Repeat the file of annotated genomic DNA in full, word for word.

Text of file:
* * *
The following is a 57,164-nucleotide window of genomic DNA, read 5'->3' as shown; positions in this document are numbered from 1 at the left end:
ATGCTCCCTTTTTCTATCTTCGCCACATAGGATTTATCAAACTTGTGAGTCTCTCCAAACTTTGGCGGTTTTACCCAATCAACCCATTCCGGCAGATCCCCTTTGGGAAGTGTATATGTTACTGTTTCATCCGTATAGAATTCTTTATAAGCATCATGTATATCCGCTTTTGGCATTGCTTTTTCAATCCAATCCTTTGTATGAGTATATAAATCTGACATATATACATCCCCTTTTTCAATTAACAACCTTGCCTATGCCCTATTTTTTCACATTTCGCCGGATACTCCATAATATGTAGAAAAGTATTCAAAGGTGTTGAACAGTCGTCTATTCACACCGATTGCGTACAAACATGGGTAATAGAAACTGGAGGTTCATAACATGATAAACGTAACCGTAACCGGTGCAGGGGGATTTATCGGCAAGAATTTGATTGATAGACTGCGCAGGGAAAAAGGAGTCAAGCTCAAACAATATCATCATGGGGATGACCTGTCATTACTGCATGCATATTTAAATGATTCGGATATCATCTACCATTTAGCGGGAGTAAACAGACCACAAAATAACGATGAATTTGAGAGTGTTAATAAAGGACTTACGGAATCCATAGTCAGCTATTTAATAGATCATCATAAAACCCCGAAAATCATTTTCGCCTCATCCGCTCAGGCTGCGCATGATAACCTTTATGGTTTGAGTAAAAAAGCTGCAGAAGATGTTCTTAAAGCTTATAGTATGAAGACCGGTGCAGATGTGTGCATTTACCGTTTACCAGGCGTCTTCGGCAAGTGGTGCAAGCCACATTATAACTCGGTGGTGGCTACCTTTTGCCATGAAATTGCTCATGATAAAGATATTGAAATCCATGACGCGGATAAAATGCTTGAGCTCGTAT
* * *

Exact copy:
The following is a 57,164-nucleotide window of genomic DNA, read 5'->3' as shown; positions in this document are numbered from 1 at the left end:
ATGCTCCCTTTTTCTATCTTCGCCACATAGGATTTATCAAACTTGTGAGTCTCTCCAAACTTTGGCGGTTTTACCCAATCAACCCATTCCGGCAGATCCCCTTTGGGAAGTGTATATGTTACTGTTTCATCCGTATAGAATTCTTTATAAGCATCATGTATATCCGCTTTTGGCATTGCTTTTTCAATCCAATCCTTTGTATGAGTATATAAATCTGACATATATACATCCCCTTTTTCAATTAACAACCTTGCCTATGCCCTATTTTTTCACATTTCGCCGGATACTCCATAATATGTAGAAAAGTATTCAAAGGTGTTGAACAGTCGTCTATTCACACCGATTGCGTACAAACATGGGTAATAGAAACTGGAGGTTCATAACATGATAAACGTAACCGTAACCGGTGCAGGGGGATTTATCGGCAAGAATTTGATTGATAGACTGCGCAGGGAAAAAGGAGTCAAGCTCAAACAATATCATCATGGGGATGACCTGTCATTACTGCATGCATATTTAAATGATTCGGATATCATCTACCATTTAGCGGGAGTAAACAGACCACAAAATAACGATGAATTTGAGAGTGTTAATAAAGGACTTACGGAATCCATAGTCAGCTATTTAATAGATCATCATAAAACCCCGAAAATCATTTTCGCCTCATCCGCTCAGGCTGCGCATGATAACCTTTATGGTTTGAGTAAAAAAGCTGCAGAAGATGTTCTTAAAGCTTATAGTATGAAGACCGGTGCAGATGTGTGCATTTACCGTTTACCAGGCGTCTTCGGCAAGTGGTGCAAGCCACATTATAACTCGGTGGTGGCTACCTTTTGCCATGAAATTGCTCATGATAAAGATATTGAAATCCATGACGCGGATAAAATGCTTGAGCTCGTAT